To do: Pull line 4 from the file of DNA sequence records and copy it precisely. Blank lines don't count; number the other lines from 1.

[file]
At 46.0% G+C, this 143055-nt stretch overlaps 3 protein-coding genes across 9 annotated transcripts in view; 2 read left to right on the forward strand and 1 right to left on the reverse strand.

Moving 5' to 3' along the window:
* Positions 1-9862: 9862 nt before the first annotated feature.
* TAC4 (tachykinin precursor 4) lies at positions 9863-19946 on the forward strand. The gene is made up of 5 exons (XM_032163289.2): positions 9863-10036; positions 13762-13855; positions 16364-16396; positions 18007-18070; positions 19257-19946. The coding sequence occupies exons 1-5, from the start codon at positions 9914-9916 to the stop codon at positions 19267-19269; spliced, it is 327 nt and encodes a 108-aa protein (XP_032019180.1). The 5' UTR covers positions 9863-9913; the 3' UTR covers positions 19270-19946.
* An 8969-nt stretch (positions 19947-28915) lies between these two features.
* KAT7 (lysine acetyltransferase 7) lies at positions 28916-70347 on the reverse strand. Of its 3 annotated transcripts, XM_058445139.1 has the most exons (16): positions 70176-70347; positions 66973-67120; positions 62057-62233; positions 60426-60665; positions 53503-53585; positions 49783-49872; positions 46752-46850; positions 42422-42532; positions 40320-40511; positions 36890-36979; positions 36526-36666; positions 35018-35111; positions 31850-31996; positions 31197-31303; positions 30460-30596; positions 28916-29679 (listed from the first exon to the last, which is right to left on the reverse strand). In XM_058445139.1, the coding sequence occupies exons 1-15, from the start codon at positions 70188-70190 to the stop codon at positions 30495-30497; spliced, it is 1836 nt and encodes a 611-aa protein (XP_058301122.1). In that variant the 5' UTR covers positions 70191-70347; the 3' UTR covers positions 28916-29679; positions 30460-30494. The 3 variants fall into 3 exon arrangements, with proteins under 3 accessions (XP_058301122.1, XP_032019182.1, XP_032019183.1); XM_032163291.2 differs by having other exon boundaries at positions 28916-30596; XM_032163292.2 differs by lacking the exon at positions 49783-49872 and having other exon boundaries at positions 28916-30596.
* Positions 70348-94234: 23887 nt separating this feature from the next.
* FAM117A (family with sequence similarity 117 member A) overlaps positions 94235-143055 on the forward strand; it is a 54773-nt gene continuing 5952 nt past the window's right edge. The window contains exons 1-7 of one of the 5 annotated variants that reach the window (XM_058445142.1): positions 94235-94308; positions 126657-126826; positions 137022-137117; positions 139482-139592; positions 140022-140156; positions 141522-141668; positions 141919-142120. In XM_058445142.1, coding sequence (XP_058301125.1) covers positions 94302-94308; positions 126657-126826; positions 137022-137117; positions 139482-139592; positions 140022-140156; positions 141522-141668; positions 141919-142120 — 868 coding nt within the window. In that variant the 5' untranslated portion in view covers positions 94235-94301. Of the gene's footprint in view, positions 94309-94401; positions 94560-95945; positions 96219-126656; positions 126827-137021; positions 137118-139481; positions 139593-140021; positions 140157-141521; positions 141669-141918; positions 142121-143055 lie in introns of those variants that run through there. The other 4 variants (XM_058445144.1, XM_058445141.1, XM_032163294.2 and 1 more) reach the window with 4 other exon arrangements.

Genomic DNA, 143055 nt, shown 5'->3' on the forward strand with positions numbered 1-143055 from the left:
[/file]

* TAC4 (tachykinin precursor 4) lies at positions 9863-19946 on the forward strand. The gene is made up of 5 exons (XM_032163289.2): positions 9863-10036; positions 13762-13855; positions 16364-16396; positions 18007-18070; positions 19257-19946. The coding sequence occupies exons 1-5, from the start codon at positions 9914-9916 to the stop codon at positions 19267-19269; spliced, it is 327 nt and encodes a 108-aa protein (XP_032019180.1). The 5' UTR covers positions 9863-9913; the 3' UTR covers positions 19270-19946.